Pregnancy is a time of risk for women with histories of major depression. In a study where 201 women with histories of recurrent depression were followed prospectively through pregnancy, 43% experienced a relapse of major depression during pregnancy. Relapse rates were highest in the group of women who elected to discontinue antidepressant treatment proximate to conception (68% as compared to 26% in the group of women who maintained antidepressant treatment).

While there is data to support the reproductive safety of various antidepressants, many women chose to discontinue antidepressants (ADs) when trying to conceive. The odds of staying well after medication discontinuation are not high. Is there anything we can offer to these women in order to decrease their risk of relapse?

A recent study has explored the use cognitive behavioral therapy (CBT) specifically targeted to the prevention of depression recurrence (CBT-PR) in a group of women with histories of recurrent major depressive disorder (MDD) who were planning to discontinue maintenance antidepressant treatment for pregnancy.

This pilot study included 12 women. Participants received 12 sessions of CBT-PR during the acute phase and optional monthly booster sessions during follow-up. Participants were assessed monthly during the acute phase and then twice additionally during follow-up by an independent rater.

Over the 24 weeks of the trial, 75% (n = 9) of the participants did not restart antidepressant and did not relapse into depression. Of the 3 who reintroduced antidepressant, 2 experienced a depressive relapse, whereas one did not meet full criteria for MDD. Adherence to the intervention was very good with all participants completing all therapy sessions and assessments.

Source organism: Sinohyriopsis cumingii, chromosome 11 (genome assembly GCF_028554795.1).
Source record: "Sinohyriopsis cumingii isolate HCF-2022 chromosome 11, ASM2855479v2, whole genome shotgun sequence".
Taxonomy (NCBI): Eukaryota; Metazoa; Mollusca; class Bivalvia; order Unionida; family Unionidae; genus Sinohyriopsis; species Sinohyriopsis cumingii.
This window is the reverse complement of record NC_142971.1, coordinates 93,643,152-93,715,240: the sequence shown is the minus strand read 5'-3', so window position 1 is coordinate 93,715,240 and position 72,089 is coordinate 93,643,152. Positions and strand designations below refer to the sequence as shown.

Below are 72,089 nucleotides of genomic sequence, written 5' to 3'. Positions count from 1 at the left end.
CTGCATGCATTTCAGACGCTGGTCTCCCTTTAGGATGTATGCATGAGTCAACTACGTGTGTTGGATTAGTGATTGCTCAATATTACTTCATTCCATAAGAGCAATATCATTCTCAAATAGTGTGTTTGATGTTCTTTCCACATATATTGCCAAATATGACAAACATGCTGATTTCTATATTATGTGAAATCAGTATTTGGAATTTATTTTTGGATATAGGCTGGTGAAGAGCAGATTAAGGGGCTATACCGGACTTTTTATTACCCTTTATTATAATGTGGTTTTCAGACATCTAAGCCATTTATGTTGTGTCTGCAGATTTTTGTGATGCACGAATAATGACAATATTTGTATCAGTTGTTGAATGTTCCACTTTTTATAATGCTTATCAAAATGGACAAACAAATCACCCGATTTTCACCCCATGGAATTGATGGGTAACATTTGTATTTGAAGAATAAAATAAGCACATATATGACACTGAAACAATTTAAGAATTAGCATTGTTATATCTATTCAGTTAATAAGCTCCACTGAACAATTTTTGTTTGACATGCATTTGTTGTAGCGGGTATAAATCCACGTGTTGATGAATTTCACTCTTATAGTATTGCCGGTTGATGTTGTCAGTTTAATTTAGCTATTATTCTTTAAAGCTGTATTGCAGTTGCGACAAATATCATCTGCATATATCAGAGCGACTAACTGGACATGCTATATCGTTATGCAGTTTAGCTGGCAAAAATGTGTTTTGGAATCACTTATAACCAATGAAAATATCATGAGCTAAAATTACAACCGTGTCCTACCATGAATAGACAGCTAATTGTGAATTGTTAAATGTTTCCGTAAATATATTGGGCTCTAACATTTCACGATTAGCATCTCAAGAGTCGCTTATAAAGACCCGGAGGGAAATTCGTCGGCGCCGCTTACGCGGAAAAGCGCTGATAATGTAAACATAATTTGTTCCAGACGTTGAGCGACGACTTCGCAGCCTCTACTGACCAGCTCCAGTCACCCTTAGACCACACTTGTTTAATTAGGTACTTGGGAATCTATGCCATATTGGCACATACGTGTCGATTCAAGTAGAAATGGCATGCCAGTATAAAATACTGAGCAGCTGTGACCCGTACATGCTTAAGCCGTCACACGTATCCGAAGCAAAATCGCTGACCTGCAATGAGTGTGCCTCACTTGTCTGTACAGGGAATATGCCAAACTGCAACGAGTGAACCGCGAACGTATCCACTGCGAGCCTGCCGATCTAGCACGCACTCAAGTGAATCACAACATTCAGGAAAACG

In this study, there was not a control group. However, if we compare relapse rates in this study to those observed in the study described above, where only 32% of the women who discontinued treatment remained well throughout the pregnancy, the CBT intervention looks promising with regard to its ability to reduce the risk of relapse in this population.

Cognitive behavioral therapy for the prevention of recurrence seems feasible and may provide protection for women with recurrent depression who wish to discontinue their medication while trying to conceive. Larger studies are needed to fully assess the efficacy of this intervention. Given the relatively high rates of relapse in women who maintain treatment with antidepressants, it would also be interesting to see if this form of CBT is affective for all women with histories of depression.

Ruta Nonacs, MD PhD

Psaros C, Freeman M, Safren SA, Barsky M, Cohen LS. Discontinuation of Antidepressants During Attempts to Conceive: A Pilot Trial of Cognitive Behavioral Therapy for the Prevention of Recurrent Depression. J Clin Psychopharmacol. 2014 Jun 6. [Epub ahead of print]

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